Scam artists posing as home-repair experts have been advertising in Yellow Pages and other media for years, trying to make themselves appear legitimate. Some lowlifes don’t even bother to try.
In Falmouth last October, police arrested a man they say hired a subcontractor to do estimates on home repairs. After getting those estimates, the man would visit the homeowners and collect a deposit of several hundred dollars, then they’d never see the man again. The subcontractor, who had no idea what the man was up to, answered an ad on Craigslist.
“People think if these guys advertise, they’ve got to be legitimate. That’s not necessarily true,” John Holmes, manager of the EZ Fix program at Eastern Area Agency on Aging, says.
The program offers low-cost home repairs for seniors. In the seven years he’s managed it, Holmes has seen shady operators try to take advantage of trusting people.
Holmes says many consumers don’t ask enough questions, especially of people who go door to door offering fixes that may or may not be needed.
Many of his clients live alone and may have no one they feel they can turn to for advice. In some cases, Holmes told me, “they would hire the first person off the street who said, ‘something’s wrong with your house.’”
Under Maine law, door-to-door salespeople must be licensed. Always ask to see the license of anyone who knocks on your door offering to fix something.
Be doubly careful, because some disreputable contractors may break something, then try to convince you to pay them to repair it. They also may create a repair job as a way to get into your house and possibly steal from you, as was a case in Falmouth.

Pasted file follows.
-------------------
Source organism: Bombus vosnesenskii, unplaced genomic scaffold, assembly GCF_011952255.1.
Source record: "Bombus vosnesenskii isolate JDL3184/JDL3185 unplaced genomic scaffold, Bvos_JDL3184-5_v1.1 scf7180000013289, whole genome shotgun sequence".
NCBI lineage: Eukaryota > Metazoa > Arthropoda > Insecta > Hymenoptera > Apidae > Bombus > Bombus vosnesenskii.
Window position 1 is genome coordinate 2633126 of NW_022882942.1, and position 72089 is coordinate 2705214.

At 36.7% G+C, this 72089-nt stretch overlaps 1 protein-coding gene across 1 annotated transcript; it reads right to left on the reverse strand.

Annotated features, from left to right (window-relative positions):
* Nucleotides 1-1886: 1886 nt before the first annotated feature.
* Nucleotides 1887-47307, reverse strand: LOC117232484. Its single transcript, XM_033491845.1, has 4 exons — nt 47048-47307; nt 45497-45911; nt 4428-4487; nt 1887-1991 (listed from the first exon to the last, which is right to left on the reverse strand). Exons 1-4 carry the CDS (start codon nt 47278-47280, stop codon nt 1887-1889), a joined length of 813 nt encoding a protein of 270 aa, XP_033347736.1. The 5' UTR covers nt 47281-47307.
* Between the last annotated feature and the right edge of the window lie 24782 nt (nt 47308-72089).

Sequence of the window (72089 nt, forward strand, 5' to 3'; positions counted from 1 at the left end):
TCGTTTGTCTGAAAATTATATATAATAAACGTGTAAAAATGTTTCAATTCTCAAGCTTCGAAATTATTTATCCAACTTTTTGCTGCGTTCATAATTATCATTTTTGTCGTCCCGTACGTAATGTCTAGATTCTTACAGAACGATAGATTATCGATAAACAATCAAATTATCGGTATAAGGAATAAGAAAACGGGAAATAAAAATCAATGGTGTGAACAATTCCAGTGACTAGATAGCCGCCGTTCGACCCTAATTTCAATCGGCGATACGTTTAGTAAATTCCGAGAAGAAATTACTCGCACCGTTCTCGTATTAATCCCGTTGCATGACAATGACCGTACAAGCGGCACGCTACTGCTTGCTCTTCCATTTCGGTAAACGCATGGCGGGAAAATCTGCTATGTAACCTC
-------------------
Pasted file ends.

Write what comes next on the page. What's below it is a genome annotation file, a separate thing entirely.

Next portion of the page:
Other “red flags” to watch for include the following:
— Special deals, offered “today only”
— Pressure to sign a contract or begin work right away. A three-day “cooling off” period is mandated under Maine law.
— A demand of full payment up front, especially in cash. Jobs estimated at more than $3,000 must be done under contract, and no more than one-third of the total may be required as a deposit.
— A lack of personal identification, such as a permit.
— No business name on work vehicles and no indication of roots in a community.
Holmes advises people who need home repairs to ask for three references; call the people who have had work done and ask if they’re satisfied. Also, insist on seeing the contractor’s proof of insurance. Ask to see a sample contract, including clauses that deal with resolving disputes.
“Any reputable contractor is going to hand over all of this,” Holmes says, adding that all consumers should expect no less.
Sticking a magnetic sign on a vehicle doesn’t create a business; that takes a good reputation built on a solid work ethic and real results. If you notice suspicious people hawking cut-rate home “improvements,” notify your local police agency.
Maine’s Consumer Law Guide is available on the Maine Attorney General’s website, at maine.gov/ag. Chapter 17 deals with your rights when building or repairing your home. Chapter 13 covers your rights when a salesperson contacts you at home.
Consumer Forum is a collaboration of the Bangor Daily News and Northeast CONTACT, Maine’s all-volunteer, nonprofit consumer organization. For assistance with consumer-related issues, including consumer fraud and identity theft, or for information, write Consumer Forum, P.O. Box 486, Brewer, ME 04412, visit http://necontact.wordpress.com or email email@example.com.